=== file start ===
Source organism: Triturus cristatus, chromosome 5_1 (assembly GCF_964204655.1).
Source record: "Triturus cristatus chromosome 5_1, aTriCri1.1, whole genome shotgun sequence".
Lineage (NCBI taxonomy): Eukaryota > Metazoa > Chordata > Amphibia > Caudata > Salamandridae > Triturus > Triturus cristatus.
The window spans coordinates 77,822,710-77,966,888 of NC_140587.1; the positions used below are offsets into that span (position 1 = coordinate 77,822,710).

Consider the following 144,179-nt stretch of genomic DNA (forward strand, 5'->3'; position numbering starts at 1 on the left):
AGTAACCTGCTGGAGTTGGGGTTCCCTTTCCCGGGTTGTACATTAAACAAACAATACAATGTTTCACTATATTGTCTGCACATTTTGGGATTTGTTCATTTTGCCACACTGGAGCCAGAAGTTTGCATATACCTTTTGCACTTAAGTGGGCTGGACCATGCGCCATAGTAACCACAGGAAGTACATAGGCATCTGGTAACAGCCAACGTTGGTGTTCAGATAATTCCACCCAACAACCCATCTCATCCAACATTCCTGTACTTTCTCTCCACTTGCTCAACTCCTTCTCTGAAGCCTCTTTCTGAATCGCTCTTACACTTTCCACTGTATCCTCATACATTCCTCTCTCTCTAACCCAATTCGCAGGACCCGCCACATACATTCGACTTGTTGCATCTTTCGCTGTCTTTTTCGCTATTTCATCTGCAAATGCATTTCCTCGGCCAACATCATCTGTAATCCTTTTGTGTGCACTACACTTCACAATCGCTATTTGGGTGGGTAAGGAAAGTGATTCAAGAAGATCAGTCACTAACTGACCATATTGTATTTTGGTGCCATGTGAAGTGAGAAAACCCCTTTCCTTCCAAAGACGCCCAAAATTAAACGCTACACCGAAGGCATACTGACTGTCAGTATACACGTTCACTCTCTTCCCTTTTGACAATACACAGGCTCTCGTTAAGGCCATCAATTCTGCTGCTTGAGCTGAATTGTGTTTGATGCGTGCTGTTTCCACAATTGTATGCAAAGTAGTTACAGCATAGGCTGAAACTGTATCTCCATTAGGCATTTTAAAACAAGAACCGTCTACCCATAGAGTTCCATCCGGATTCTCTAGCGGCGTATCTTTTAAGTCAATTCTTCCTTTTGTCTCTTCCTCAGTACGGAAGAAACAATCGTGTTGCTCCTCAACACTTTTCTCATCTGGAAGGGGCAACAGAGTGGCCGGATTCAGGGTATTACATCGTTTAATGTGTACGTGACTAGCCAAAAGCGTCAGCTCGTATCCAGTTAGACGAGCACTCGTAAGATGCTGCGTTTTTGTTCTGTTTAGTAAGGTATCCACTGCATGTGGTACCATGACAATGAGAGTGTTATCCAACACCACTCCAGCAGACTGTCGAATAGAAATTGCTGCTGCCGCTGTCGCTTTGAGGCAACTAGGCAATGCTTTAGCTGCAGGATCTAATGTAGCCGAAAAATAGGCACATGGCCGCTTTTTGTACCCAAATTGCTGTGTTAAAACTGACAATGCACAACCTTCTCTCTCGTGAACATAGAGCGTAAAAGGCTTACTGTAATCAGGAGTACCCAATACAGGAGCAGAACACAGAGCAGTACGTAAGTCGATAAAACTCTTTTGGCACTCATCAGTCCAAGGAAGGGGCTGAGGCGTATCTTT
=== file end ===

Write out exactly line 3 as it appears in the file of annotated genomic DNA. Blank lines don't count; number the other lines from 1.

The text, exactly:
Lineage (NCBI taxonomy): Eukaryota > Metazoa > Chordata > Amphibia > Caudata > Salamandridae > Triturus > Triturus cristatus.